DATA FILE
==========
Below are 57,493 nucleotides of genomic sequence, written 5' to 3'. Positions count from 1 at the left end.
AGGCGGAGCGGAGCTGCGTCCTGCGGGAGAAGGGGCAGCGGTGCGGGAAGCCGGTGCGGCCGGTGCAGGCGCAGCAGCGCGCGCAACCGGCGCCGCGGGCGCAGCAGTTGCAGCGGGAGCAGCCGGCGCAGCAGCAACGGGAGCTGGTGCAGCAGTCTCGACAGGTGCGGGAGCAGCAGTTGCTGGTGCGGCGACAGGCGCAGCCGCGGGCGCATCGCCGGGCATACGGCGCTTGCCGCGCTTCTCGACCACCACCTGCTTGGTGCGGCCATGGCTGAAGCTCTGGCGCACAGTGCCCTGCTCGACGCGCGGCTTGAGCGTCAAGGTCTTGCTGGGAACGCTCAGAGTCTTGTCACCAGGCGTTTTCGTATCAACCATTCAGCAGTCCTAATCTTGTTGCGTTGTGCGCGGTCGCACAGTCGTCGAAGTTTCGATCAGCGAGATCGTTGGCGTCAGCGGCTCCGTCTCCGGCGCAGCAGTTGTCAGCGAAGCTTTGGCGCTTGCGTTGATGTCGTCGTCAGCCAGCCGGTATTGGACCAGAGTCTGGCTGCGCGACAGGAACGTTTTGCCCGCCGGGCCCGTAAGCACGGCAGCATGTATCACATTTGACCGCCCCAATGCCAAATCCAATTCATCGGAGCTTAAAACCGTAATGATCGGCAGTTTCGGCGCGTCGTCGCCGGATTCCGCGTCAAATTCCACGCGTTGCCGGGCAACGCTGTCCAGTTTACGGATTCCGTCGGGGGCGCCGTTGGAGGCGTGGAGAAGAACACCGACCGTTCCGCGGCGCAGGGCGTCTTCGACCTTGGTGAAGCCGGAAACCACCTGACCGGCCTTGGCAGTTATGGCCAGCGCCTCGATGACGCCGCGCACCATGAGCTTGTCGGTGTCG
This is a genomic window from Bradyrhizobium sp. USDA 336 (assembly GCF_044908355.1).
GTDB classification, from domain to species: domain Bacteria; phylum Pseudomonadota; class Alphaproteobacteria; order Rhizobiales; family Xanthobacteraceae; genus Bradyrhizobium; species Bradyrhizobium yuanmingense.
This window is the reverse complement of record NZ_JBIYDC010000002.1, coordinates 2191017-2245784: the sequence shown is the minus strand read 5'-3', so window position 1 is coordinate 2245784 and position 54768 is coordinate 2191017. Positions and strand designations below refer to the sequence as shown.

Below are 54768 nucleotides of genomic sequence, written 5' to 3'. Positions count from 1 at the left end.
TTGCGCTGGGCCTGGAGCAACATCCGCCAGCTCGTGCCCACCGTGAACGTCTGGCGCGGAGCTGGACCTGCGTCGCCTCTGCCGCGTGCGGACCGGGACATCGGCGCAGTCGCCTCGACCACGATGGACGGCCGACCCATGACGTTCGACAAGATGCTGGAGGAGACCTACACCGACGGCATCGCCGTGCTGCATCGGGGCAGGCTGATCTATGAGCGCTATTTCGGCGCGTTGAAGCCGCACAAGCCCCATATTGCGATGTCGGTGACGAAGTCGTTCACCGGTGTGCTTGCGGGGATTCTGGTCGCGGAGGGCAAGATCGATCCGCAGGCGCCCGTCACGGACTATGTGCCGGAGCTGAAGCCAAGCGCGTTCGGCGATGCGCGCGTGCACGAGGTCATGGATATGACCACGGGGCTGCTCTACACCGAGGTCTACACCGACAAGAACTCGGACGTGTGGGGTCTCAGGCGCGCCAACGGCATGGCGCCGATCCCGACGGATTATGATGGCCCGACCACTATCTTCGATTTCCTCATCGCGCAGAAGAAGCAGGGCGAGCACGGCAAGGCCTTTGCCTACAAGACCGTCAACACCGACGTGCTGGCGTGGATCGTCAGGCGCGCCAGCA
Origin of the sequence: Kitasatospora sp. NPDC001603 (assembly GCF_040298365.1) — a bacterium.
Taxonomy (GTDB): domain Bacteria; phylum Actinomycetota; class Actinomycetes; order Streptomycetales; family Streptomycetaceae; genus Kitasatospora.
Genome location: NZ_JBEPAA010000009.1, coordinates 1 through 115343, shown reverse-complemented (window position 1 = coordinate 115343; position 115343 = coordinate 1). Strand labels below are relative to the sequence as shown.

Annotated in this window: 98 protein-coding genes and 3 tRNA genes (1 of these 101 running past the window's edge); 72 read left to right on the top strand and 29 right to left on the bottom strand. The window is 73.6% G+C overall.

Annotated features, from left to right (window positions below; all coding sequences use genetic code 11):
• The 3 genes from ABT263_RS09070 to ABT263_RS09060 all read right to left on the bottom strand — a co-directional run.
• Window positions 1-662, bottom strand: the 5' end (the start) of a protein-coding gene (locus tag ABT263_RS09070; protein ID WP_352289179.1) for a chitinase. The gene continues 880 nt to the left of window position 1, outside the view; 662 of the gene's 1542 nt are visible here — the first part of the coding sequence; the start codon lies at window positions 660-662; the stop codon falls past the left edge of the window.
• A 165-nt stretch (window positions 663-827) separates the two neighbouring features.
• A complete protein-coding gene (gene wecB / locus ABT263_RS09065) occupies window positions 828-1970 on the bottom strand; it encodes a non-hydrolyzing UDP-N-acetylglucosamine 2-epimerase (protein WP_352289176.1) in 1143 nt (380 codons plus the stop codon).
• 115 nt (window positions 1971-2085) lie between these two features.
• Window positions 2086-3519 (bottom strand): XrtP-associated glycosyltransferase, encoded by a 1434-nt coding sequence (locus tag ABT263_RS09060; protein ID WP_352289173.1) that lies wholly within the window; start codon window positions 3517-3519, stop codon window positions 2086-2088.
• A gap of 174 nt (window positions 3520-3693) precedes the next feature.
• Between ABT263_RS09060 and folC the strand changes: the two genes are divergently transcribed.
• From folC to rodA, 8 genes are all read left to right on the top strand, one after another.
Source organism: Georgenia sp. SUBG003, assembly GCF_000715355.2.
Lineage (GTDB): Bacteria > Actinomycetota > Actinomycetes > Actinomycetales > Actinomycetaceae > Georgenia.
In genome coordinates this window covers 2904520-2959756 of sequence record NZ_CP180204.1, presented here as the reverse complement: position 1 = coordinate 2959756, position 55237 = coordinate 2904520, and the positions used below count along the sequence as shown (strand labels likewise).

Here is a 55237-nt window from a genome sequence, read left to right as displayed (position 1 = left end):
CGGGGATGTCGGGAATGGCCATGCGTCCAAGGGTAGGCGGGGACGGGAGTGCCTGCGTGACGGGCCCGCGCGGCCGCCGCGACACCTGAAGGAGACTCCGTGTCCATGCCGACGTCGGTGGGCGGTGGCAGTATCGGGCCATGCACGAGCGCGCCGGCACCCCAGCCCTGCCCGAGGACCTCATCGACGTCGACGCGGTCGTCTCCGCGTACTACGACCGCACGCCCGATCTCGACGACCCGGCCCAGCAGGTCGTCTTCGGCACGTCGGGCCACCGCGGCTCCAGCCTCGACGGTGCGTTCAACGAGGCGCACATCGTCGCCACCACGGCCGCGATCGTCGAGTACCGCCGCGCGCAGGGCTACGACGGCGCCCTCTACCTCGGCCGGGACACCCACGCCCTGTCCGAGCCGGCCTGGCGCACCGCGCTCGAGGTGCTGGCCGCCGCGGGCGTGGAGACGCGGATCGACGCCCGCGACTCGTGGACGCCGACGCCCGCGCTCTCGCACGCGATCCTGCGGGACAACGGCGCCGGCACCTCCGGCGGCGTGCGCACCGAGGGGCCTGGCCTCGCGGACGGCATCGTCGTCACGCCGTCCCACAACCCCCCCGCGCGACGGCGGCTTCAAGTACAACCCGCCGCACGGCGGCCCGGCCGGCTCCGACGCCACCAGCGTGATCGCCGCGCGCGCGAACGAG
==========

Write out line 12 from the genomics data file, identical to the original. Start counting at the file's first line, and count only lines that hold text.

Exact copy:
Annotated features, from left to right (window positions below; all coding sequences use genetic code 11):